some other family enjoying mealtime prayer
Do you pray before meals with your family?
This Christian spiritual practice is one I grew up with. I was praying at meals since I was 3, and I remember some of those first prayers. Do you remember getting to pray for the meals as a child? It felt like an honor to be asked, as I recall.
Here’s where it gets weird.
My two children (ages, almost 11 and 8 years old, respectively) seem to loath mealtime prayers, under any circumstances.
Unlike many children from praying homes, mine rebuff any offers to say the prayer at mealtime, even when they are sweetened with awesome bribes! They usually complain about mealtime prayer, despite our conversations about having our particular family tradition and its importance in our view of the world. Most often, the kids see mealtime prayers as a unpleasant obstacle preventing their nourishment. And, it seems to be worsening as time goes by.
That’s right a 30 second prayer time before meals is worse than other forms of child torture…like going to bed at 8:00, or hanging up one’s coat, or emptying the silverware from the dishwasher. I don’t get it either.
As a person who’s spent hundreds of hours researching and learning how to help people grow spiritually, this is a bit of a black eye…oh, and a punch in the gut. It’s not just a bit embarrassing to realize, but it makes me think that perhaps my children’s basic spiritual formation is compromised if these times of prayer are not meaningful and helpful when we do them. I think we could all be the worse for our failure here.
So, I’ve been speaking with my husband about how we can change things up, and enliven family prayer time to make God, and thanking God for our food more participatory, vivified, and worthwhile for all of us. I want children with grateful hearts.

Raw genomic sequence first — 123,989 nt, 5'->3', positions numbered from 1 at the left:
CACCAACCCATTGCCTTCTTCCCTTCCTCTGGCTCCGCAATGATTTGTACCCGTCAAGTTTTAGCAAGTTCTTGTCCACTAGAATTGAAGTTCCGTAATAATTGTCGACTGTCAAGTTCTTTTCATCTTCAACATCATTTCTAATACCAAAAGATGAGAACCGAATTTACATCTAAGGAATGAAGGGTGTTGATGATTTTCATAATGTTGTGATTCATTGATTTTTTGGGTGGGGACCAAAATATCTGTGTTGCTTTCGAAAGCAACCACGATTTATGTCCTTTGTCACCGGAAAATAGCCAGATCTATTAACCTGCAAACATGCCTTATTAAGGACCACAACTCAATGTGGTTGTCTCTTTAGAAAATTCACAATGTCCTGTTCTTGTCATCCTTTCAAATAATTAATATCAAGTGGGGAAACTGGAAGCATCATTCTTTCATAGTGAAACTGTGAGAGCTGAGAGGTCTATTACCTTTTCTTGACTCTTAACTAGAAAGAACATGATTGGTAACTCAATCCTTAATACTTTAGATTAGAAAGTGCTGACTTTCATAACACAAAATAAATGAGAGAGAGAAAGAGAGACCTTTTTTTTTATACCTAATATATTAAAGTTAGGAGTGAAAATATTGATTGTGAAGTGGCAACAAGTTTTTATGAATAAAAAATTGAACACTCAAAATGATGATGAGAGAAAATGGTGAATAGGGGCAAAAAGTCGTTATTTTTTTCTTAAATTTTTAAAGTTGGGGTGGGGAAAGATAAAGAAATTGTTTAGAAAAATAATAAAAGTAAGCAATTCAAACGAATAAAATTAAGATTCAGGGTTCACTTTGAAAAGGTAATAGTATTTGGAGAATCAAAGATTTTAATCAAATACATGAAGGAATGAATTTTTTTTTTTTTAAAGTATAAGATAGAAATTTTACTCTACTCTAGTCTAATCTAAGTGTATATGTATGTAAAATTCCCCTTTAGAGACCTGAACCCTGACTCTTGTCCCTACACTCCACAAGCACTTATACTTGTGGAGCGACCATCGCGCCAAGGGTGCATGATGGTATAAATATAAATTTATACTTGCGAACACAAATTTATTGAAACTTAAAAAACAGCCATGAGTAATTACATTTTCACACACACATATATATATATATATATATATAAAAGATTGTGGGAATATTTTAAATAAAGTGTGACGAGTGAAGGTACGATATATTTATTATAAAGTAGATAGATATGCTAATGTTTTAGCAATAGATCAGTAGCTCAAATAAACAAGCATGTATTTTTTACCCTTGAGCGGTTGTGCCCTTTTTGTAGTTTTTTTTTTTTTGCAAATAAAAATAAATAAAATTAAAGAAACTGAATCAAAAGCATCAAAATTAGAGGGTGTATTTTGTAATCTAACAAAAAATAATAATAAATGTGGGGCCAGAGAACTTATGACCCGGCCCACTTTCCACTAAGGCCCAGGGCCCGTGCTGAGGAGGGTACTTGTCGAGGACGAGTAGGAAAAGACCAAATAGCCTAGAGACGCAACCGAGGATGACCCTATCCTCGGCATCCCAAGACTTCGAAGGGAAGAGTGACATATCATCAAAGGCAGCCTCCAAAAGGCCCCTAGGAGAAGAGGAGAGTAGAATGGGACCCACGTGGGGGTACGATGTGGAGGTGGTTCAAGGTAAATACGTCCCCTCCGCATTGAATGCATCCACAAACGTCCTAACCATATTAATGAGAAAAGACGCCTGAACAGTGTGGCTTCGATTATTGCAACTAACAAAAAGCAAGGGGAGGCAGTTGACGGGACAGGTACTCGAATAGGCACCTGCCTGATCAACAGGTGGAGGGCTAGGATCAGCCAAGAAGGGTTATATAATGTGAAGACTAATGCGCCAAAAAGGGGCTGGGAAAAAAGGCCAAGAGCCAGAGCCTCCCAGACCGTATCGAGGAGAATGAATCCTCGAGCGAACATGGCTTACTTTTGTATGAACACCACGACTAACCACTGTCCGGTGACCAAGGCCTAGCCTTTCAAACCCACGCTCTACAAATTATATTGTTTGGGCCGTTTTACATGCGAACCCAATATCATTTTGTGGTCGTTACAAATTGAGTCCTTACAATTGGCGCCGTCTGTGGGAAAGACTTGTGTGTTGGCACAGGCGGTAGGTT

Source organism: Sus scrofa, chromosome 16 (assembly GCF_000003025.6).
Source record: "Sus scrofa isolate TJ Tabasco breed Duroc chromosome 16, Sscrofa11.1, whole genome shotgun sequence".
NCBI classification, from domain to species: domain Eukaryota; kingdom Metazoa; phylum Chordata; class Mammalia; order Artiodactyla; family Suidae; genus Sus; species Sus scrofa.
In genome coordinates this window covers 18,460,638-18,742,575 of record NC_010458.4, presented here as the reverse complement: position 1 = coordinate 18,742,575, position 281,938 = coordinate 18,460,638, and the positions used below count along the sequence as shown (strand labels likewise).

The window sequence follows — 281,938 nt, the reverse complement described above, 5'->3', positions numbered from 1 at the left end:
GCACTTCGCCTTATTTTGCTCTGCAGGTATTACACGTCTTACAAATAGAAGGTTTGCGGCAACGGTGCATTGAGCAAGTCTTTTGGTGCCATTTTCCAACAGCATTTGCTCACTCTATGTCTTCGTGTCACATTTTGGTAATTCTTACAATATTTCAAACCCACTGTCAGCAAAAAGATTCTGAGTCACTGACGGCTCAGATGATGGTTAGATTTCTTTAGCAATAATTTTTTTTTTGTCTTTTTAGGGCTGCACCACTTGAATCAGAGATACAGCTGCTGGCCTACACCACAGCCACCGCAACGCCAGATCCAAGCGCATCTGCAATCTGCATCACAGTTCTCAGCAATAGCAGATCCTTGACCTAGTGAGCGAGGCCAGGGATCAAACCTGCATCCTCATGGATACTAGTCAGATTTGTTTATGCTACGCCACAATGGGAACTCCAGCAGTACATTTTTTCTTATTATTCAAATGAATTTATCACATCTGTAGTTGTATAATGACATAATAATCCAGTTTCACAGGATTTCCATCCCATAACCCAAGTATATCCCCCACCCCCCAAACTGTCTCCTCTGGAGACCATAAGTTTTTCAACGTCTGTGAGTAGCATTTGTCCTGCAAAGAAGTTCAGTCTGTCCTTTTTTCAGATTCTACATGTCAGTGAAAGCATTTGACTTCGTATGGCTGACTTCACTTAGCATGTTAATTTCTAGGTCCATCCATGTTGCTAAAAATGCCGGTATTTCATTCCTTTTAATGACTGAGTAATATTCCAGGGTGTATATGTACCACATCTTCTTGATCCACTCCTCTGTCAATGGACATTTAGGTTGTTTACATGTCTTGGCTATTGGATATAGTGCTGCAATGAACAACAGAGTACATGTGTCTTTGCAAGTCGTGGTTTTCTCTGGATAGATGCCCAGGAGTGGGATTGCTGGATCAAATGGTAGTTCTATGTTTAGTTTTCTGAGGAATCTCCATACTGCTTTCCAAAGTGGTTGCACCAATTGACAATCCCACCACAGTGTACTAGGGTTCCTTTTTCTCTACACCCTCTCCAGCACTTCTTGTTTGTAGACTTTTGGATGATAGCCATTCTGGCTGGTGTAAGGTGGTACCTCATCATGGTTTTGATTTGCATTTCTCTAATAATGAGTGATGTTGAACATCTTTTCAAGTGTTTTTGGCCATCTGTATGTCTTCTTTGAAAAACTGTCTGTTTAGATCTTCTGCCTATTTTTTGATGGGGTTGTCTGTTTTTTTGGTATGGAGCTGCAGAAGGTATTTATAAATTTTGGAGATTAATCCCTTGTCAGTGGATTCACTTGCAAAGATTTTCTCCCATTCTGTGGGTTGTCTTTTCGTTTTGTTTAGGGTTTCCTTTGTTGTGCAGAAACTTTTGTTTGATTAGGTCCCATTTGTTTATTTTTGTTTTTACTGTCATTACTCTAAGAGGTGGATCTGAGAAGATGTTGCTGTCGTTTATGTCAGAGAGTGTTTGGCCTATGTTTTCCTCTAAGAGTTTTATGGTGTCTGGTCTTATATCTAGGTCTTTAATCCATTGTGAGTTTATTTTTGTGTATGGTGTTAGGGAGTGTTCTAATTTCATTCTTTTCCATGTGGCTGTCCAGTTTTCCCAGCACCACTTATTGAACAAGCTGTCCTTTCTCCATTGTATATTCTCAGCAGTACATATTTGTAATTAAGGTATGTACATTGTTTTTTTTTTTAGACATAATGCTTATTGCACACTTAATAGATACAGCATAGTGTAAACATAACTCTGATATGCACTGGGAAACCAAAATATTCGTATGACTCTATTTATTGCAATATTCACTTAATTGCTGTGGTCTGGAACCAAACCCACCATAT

I thought of some ideas, and I hope you will contribute to the mix too. I could use your ideas and advice.
Idea 1. Lighting a candle:
Kids love fire. Right? I’d like to try to light a voitive candle for each of us and read John 8:12
Then Jesus said, “I am the light of the world. The one who follows me will never walk in darkness, but will have the light of life.”
We can then respond. “Thank you Jesus for your light in our hearts. Thank you for our meal. Amen.”
Idea 2. Maybe adding a kind of prop, visual aid, or short object lesson with our practice would make it not just a more interesting time, but will carry on in their thoughts. Then, at night when putting them to bed, we could bring it up again, for a little meditating or conversation for an evening prayer.
Idea 2. Maybe using a mixing of responsive prayers during the week could awaken us to a richer time of thanks before meals.
(lead voice) The eyes of all wait upon you, O God,
(others) And you give them their food in due season.
You open wide your hand
and fill all things living with plenteousness.
Bless, O Lord, these gifts to our use and us in your service;
relieve the needs of those in want and give us thankful hearts;
for Christ’s sake. Amen.
(lead voice) Bless us, O Lord, who bless your holy name
and by this food, feed us for your holy service.
(others) Thank you, Father and Lord. Amen.
This one could be said after meal time, to add some thankfulness “bookends” to the time together.
After meal prayer:
(lead voice) All your works praise you, O God,
(others) And your faithful servants bless you.
They make known the glory of your kingdom
And speak of your power.
For these and all God’s gifts and graces,
let us bless the Lord.
Thanks be to God. Amen.
1. We could also go around the table and thank God for something. (My kids balk at this usually.)
2. We could stand and hold hands, or change our posture during prayer, from the norm (which for us is holding hands while seated).
3. When could listen to a singing of a psalm, or worship song before the meal.
HELP! What else can be done to make mealtime prayer better?